Repairs to one of the fiber cables connecting the island of Svalbard to mainland Norway are unlikely to begin for another two to three weeks at least.
Last week Space Norway – the Ministry of Trade and Industry-managed company that owns and manages the Svalbard fiber cable – reported that one of the two cables serving the island was out of order following a power issue.
It said at the time there is a fault in the power supply between 130 and 230 km from Longyearbyen and in an area where the cable transitions from approx. 300 meters to approx. 2700 meters depth.
In a Jan 13 update, the company said the extent of the damage and the cause are still not fully known, and the investigation is ongoing. It added that repairs are unlikely to begin until next month.
“Space Norway together with partners are actively pursuing the best and quickest way to permanently repair the damaged cable while upholding the full and secure functioning of the system itself,” the company said in its most recent update. “The repair activities are expected to start in February 2022, depending on the availability of cable vessel and the necessary weather conditions.”
“This failure does not in any way change the ability to communicate effectively with Svalbard in the same manner as before, but it represents a temporary lack of redundancy.”
Svalbard is the world's northernmost settlement with a permanent civilian population, and is connected by a cable system almost-1,400 km (~840mi), made up of two lines, one of which is damaged. The second fiber line runs almost parallel some five to 10 kilometers away and is fully operational, but there is currently no redundancy should any more issues arise.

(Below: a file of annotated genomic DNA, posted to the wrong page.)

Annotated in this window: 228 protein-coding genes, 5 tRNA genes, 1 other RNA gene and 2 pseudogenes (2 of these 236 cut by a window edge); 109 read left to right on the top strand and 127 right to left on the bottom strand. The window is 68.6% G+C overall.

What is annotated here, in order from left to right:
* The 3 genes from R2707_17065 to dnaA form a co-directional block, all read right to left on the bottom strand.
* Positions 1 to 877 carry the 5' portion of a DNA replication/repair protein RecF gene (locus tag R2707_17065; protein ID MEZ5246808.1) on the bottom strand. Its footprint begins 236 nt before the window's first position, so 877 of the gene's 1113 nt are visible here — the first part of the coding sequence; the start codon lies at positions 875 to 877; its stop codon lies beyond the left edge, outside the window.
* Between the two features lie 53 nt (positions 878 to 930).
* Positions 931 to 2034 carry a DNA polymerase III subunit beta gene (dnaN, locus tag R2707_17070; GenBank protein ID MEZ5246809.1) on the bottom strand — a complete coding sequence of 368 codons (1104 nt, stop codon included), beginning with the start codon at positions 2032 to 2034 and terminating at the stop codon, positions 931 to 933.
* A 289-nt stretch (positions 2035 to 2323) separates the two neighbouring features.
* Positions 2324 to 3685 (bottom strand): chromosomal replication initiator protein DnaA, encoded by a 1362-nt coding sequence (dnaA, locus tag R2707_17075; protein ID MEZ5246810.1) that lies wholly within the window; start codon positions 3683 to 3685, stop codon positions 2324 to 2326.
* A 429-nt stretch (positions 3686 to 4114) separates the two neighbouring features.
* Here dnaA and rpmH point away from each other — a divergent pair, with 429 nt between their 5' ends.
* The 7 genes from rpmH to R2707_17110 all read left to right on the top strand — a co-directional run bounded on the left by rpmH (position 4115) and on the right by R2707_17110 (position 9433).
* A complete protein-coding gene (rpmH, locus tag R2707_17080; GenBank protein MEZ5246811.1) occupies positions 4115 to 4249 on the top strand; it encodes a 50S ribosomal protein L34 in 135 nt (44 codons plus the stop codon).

Planning on the cable began around 2002 to ensure the development of KSAT's download business on Platåberget on the island and it was laid in 2004; it has an estimated service life of around 2028. The cable consists of two georedundant connections between Longyearbyen and Harstad, mainland Norway. The cable is the main connection for the local population, business community, and government authorities, which all previously relied on satellite communications.
While the island is home to a number of satellite ground stations, it also hosts data centers. Data storage company Piql and mine operator SNSK have developed The Arctic World Archive; a long-term data center in a mine in Longyearbyen close to the global seed vault. Governments, museums, and GitHub have placed data at the site.